In speeches sandwiched between a runway show of Escada's spring fashions and a heart-healthy luncheon at the National Museum of Women in the Arts,the first lady and other women's advocates asked ambassadors' wives in the audience to increase education about the risks of heart disease in their countries.
Cardiovascular diseases,including coronary heart disease and strokes,affect 80 million people in the U.S. and are the leading killer of both men and women nationwide. Although heart disease is most commonly associated with men,it causes nearly two of every five female deaths nationwide,according to the American Heart Association.
Worldwide,it caused an estimated three in 10 deaths in 2005,according to the World Health Organization.
The speakers urged audience members – about 150 people – to use their influence to better educate women and medical professionals in their countries about heart disease. They emphasized that it affects women of all different races and body types.
“Heart disease doesn't care whether you wear a size 2 … or whether you wear a size 20,” said Dr. Susan Bennett,the keynote speaker and clinical director of the Women's Heart Program at the George Washington University Cardiovascular Center.
Bennett told the women they should consider their health as carefully as they would consider the purchase of a fine dress,scrutinizing test results and medical advice like the buttons,seams and other details of couture.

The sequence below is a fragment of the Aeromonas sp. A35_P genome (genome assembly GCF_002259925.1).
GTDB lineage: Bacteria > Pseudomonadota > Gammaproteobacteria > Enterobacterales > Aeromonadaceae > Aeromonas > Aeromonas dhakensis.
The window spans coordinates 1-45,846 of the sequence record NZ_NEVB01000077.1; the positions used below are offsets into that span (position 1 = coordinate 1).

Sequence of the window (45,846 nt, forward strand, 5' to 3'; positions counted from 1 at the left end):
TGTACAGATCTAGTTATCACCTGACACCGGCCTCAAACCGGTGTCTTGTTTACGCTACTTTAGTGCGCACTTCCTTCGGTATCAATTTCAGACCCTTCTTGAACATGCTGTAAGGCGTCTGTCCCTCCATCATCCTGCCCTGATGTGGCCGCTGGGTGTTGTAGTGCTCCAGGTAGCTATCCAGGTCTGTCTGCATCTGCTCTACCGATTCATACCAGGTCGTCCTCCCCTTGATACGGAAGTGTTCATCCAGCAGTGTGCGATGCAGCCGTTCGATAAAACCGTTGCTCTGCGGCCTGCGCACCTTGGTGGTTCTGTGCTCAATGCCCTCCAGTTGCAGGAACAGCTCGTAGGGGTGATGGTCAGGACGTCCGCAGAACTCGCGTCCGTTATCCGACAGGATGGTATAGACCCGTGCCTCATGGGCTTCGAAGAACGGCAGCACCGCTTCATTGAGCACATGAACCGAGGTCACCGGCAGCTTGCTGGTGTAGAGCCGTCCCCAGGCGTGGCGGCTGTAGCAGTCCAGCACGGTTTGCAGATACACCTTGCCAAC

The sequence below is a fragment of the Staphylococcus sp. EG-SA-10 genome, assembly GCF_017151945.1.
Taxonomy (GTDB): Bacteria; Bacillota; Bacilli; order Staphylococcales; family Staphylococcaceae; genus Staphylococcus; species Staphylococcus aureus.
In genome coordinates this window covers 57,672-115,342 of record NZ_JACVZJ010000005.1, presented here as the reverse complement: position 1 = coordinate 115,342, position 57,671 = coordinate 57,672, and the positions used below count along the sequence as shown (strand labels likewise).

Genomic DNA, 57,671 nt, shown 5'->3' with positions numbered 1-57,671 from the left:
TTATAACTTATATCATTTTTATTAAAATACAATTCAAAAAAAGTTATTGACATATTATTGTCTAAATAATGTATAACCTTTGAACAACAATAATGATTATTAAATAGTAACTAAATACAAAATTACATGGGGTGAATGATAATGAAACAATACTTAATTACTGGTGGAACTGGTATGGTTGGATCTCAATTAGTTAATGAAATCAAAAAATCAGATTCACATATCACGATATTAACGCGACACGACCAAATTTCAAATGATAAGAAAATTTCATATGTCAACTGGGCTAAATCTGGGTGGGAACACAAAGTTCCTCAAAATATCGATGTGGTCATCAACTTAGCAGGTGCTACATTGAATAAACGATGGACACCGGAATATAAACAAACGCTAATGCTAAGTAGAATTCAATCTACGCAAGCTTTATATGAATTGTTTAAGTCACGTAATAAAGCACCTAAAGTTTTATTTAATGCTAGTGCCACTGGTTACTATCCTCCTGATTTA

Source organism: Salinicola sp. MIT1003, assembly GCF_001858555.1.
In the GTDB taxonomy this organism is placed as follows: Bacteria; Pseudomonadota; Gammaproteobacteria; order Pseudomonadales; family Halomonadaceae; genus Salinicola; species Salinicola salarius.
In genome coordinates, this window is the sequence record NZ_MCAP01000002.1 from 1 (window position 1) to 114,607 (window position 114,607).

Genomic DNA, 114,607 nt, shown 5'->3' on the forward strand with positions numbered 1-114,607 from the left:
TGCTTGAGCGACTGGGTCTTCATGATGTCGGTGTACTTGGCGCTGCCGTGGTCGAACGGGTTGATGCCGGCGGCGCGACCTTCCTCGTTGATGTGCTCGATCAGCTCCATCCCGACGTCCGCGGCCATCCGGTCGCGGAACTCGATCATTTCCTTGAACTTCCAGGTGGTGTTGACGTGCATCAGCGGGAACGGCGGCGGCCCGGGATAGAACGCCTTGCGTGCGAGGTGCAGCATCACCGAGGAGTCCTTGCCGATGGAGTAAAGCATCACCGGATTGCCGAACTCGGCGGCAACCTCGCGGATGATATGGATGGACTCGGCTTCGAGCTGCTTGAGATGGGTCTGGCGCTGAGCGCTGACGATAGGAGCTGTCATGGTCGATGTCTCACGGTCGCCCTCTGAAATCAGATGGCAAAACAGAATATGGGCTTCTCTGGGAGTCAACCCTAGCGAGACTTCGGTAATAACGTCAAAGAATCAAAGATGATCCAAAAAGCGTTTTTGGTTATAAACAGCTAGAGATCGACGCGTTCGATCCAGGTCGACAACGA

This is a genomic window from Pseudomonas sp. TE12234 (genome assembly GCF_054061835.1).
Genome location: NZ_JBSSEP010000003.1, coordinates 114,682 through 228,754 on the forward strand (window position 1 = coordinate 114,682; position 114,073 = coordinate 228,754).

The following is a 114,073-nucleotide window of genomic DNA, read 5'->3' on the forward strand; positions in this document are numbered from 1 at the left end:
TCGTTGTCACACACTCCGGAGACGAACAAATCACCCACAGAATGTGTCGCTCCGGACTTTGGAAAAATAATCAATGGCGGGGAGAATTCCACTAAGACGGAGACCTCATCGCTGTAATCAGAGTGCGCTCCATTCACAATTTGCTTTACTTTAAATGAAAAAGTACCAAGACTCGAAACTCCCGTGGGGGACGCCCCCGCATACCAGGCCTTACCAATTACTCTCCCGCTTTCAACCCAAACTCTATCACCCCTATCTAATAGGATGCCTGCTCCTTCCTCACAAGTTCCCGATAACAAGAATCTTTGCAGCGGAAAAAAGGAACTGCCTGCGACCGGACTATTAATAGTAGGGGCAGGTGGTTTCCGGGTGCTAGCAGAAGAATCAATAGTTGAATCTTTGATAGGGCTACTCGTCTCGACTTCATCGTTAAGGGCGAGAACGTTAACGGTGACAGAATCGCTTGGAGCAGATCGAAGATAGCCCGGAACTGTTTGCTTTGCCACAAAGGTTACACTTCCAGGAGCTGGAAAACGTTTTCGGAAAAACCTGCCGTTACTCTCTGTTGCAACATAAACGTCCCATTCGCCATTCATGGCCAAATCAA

Lifestyle changes,such as healthier eating and more frequent exercise,can decrease heart disease by as much as 80 percent,she said.
Bennett is also the spokeswoman for The Heart Truth,a national heart disease education campaign advocated by the first lady and the president,who proclaimed February as American Heart Month.
Like the models who ended the fashion show in red dresses,suits and shirts,Bush wore a red suit to symbolize women's heart health.
She encouraged the audience to “put on your red dresses,speak to your sisters and your mother and your grandparents and all of your friends about what they can do to have a healthy heart” and then wished everyone a happy Valentine's Day.
Ambassador Nancy Goodman Brinker,the U.S. Chief of Protocol and a longtime advocate of breast cancer awareness and other women's health concerns,also wore red as host of the event,which was presented by Neiman Marcus.